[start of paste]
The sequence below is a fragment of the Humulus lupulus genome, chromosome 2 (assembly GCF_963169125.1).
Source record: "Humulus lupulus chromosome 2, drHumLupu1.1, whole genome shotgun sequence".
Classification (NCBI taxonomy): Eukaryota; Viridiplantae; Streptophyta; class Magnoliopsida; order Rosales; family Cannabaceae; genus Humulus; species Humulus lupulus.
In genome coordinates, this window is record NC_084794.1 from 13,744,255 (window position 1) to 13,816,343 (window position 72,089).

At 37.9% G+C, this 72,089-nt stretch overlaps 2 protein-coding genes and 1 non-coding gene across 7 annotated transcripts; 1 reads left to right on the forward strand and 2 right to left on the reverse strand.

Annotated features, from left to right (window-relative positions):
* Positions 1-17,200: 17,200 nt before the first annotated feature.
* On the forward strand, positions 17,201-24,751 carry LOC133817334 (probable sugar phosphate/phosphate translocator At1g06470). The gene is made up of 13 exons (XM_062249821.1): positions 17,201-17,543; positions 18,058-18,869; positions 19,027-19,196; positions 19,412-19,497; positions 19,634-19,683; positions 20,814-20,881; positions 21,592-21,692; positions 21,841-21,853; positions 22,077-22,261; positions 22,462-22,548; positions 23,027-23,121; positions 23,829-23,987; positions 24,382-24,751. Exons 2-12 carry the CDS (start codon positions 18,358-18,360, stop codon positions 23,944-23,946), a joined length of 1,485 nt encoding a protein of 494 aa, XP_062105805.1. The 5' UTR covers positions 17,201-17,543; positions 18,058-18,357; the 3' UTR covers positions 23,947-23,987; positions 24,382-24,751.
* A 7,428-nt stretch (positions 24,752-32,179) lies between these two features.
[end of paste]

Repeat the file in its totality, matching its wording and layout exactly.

The sequence below is a fragment of the Humulus lupulus genome, chromosome 2 (assembly GCF_963169125.1).
Source record: "Humulus lupulus chromosome 2, drHumLupu1.1, whole genome shotgun sequence".
Classification (NCBI taxonomy): Eukaryota; Viridiplantae; Streptophyta; class Magnoliopsida; order Rosales; family Cannabaceae; genus Humulus; species Humulus lupulus.
In genome coordinates, this window is record NC_084794.1 from 13,744,255 (window position 1) to 13,816,343 (window position 72,089).

At 37.9% G+C, this 72,089-nt stretch overlaps 2 protein-coding genes and 1 non-coding gene across 7 annotated transcripts; 1 reads left to right on the forward strand and 2 right to left on the reverse strand.

Annotated features, from left to right (window-relative positions):
* Positions 1-17,200: 17,200 nt before the first annotated feature.
* On the forward strand, positions 17,201-24,751 carry LOC133817334 (probable sugar phosphate/phosphate translocator At1g06470). The gene is made up of 13 exons (XM_062249821.1): positions 17,201-17,543; positions 18,058-18,869; positions 19,027-19,196; positions 19,412-19,497; positions 19,634-19,683; positions 20,814-20,881; positions 21,592-21,692; positions 21,841-21,853; positions 22,077-22,261; positions 22,462-22,548; positions 23,027-23,121; positions 23,829-23,987; positions 24,382-24,751. Exons 2-12 carry the CDS (start codon positions 18,358-18,360, stop codon positions 23,944-23,946), a joined length of 1,485 nt encoding a protein of 494 aa, XP_062105805.1. The 5' UTR covers positions 17,201-17,543; positions 18,058-18,357; the 3' UTR covers positions 23,947-23,987; positions 24,382-24,751.
* A 7,428-nt stretch (positions 24,752-32,179) lies between these two features.